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A Guide to Gluten-Free Flours

Here’s the deal – gluten is DEEE-licious. I’ve never met a beautiful loaf of bread or pizza I didn’t love.  That said, they don’t always love me back. Lately I’ve realized a lot of friends and family are in the same boat and are trying to do more gluten free eating to feel better. (But I rarely turn down pizza. It’s called balance). 

While there are a lot of really good all-purpose gluten free flours on the market (I love Trader Joe’s), I have learned over the years that there are tons of other useful options. I really like single ingredient flours because you can control what goes in your food and eliminate anything that doesn’t work for your body.  

Here are a few alternative flours I’ve learned to love and what I use them for most. 

  • Coconut flour – Even if you’re not a person that loves the flavor of coconut, this flour is a kick a**  thickener and binder.  Be wary of using it as a sub for regular flour. It’s high in fiber and protein but very dry. Typically, you’ll use ¼ cup of coconut flour plus an egg for every cup of traditional flour, but you should search for recipes specifically formulated for coconut flour before diving in. 

That being said, it’s a great binder to replace breadcrumbs in things like meatballs.  The flavor of whatever protein you’re using, plus the herbs and spices in most meatball recipes, make the coconut flour virtually undetectable. 

  • Oat flour – I like oat flour because it’s not a strong flavor. It also has a bit more protein than most flours so it creates a heartiness and nutty flavor which I find great for making muffins. When using this as a baking replacement, keep in mind you’ll measure by weight not by volume. Typically, you’ll want 1 ⅓ cup of oat flour for every 1 cup of regular flour. 

And here’s a hot tip if oat flour is hard to find or expensive in your area – if you have a great blender, just buy regular old whole grain oats and blend until they are a fine texture. Use a sieve to shake out any large chunks.  Done and done, oat flour you made yourself. You fancy.   

  • Cassava flour – This stuff isn’t cheap, but it lasts. It’s made from the yuca root (pronounced yoo-kah), which is native to South America and is also just tasty to buy and roast as a potato alternative. The flour bakes incredibly well and in my opinion, oftentimes closest to a traditional wheat flour. Cassava is nearly flavorless so it can take on whatever flavor your recipe calls for.  People say you can use it as a 1:1 substitute for all-purpose flour but I have only used it in recipes designed for cassava. I’ve made this garlic rosemary flatbread and it is delicious and even rises a bit which is traditionally a challenge with gluten free flours.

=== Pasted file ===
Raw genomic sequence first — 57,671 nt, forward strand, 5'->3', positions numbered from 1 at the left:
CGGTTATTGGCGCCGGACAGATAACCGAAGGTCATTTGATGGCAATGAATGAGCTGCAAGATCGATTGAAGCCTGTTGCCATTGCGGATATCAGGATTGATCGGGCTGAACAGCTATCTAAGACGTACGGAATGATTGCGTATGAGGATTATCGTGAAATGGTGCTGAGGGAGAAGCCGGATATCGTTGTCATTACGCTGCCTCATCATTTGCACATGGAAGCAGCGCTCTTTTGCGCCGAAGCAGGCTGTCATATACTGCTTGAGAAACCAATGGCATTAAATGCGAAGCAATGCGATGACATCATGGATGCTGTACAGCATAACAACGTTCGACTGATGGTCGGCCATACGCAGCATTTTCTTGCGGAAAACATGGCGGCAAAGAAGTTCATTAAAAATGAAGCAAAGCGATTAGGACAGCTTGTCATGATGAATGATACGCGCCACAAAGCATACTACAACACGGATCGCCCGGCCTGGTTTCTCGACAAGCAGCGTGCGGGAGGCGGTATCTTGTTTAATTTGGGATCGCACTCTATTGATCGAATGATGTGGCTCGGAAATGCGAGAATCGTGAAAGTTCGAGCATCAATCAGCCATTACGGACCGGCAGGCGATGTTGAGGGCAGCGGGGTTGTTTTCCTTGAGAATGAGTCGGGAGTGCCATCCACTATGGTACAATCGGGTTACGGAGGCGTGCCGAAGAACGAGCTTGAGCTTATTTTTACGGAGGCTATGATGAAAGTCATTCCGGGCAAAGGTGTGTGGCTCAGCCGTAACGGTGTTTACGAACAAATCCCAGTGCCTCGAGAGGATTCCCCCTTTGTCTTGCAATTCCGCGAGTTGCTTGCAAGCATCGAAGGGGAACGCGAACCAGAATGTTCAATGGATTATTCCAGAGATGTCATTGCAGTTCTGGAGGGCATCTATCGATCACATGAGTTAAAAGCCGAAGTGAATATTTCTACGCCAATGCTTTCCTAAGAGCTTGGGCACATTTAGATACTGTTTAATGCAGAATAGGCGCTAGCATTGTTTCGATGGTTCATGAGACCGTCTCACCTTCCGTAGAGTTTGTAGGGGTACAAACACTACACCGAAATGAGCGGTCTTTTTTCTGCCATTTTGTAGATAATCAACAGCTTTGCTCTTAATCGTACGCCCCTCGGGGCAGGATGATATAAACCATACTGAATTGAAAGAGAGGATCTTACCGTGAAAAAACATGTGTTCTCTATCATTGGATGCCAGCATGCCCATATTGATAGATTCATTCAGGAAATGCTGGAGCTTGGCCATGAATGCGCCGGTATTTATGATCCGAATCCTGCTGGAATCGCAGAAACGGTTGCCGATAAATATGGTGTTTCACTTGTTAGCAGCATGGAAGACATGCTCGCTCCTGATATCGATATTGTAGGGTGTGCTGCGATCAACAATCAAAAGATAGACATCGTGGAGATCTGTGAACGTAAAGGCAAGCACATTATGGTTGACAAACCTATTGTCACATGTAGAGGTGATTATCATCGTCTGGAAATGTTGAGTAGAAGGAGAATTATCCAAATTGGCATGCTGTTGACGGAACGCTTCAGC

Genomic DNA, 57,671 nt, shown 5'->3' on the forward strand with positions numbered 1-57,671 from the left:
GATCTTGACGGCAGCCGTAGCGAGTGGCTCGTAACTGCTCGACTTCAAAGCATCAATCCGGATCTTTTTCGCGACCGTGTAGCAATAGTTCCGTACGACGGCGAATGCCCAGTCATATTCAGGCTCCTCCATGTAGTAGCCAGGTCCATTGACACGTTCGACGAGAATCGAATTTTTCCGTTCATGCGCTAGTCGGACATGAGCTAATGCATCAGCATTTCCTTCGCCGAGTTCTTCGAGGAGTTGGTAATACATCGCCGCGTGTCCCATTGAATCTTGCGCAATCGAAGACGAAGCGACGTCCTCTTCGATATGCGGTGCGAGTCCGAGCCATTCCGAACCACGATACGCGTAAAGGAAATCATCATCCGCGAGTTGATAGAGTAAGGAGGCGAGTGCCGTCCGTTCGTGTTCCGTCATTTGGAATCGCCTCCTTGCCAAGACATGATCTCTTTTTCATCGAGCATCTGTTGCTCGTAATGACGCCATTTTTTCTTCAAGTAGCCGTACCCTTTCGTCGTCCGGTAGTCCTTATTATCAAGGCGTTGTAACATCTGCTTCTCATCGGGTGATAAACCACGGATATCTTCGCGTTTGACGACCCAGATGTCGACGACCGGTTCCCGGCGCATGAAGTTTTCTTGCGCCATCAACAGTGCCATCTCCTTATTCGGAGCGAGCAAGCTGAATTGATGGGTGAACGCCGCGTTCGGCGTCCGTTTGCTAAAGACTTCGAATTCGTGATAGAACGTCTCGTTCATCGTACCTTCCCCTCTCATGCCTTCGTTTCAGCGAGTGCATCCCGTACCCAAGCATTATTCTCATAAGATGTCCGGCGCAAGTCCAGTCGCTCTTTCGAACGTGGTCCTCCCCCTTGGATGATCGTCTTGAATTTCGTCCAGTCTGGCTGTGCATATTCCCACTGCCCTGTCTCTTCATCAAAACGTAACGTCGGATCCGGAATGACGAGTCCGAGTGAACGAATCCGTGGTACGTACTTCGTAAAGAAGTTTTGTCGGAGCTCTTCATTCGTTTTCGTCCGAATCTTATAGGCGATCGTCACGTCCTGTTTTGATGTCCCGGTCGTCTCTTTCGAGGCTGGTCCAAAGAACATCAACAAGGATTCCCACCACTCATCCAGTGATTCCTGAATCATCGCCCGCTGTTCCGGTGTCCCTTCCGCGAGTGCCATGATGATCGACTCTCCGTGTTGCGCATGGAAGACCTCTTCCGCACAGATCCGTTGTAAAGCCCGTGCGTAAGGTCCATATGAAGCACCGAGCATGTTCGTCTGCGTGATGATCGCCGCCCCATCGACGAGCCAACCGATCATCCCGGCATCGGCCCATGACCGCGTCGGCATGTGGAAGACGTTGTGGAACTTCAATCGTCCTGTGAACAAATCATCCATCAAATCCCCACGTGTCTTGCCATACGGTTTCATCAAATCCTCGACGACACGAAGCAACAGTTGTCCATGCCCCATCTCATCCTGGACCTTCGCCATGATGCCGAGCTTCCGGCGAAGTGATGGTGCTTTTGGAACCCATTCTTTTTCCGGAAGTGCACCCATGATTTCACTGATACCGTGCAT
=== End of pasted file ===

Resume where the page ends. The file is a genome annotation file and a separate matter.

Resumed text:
• Tapioca flour – I find this one to be pretty interchangeable with Arrowroot flour as a great binder and thickener for things like soups.  I don’t love it as a 1:1 flour substitute but I find that in the right recipes it can rise which just makes me happy.  My family loves these plantain buns and while mine have never turned out quite as beautiful as the ones in the photos (shocker!), there’s a nice chewiness and density to them. 
  • Garbanzo bean/Chickpea flour – This one was the last addition to my gluten free flour rotations. You can use ¾ cup of Chickpea flour to substitute 1 cup of regular white flour. 

My favorite recipe is a savory breakfast “pancake.” 

There’s more protein in garbanzo or chickpea flour given that it comes from a bean. I love that this recipe provides a simple base that can be completely customized to your taste buds or whatever in your fridge needs to be used!   

Savory Garbanzo Bean Pancake, serves 4

Ingredients: 

  • 1 cup Garbanzo Bean Flour
  • 1 cup water 
  • 4 tsp olive oil 
  • Zest of one lemon, pending taste preference 
  • 1 tsp salt 
  • 1.5 tsp garlic powder
  • 1.5  tsp parsley flakes 
  • 1 cup thinly sliced kale (I use Lacinato or baby kale because they are flatter and easier to cut) 
  • 1/2 cup cherry tomatoes, quartered 
  • Avocado oil for pan frying

Instructions: 

  • Mix flour, water and olive oil together in medium sized bowl 
  • Add spices, lemon zest and kale to batter and stir to combine 
  • Add a bit of avocado oil to a 10 inch pan over medium heat – or skip this step if your nonstick pan works really well without it 
  • using a ½ cup measuring cup, scoop and pour batter into your hot pan
  • Sprinkle the cherry tomatoes (if using) directly on top of the batter in the pan
  • Cook approximately 3 minutes or until bottom begins to crisp and the batter starts to cook through 
  • Flip pancake, cook another 3 minutes and serve 

NOTES: 

*This batter is sturdy and simple, you can easily double or triple if you’re trying to feed more people. Also, it’s real good, so don’t take the “serves four” as gospel. If you want to eat all of it, I say go for it. It can be a bit gooey in the middle, so if that’s not your jam, thin the pancake out with a spatula once you pour it into the pan. 

**The spices and fillings really are customizable based on your preferences. If you like something a bit more mild, take the spices down to ½ tsp each. If you wanted to add some more protein, crumble a cooked piece of bacon into the batter and reduce the salt down to ½ tsp. I also think crumbling goat cheese on top right out of the pan is dreamy. 

There are plenty of other gluten free flour options than the ones included here. I also keep arrowroot flour, brown rice flour, almond flour and potato starch in the pantry pretty much at all times. What are your favorites that I missed?    

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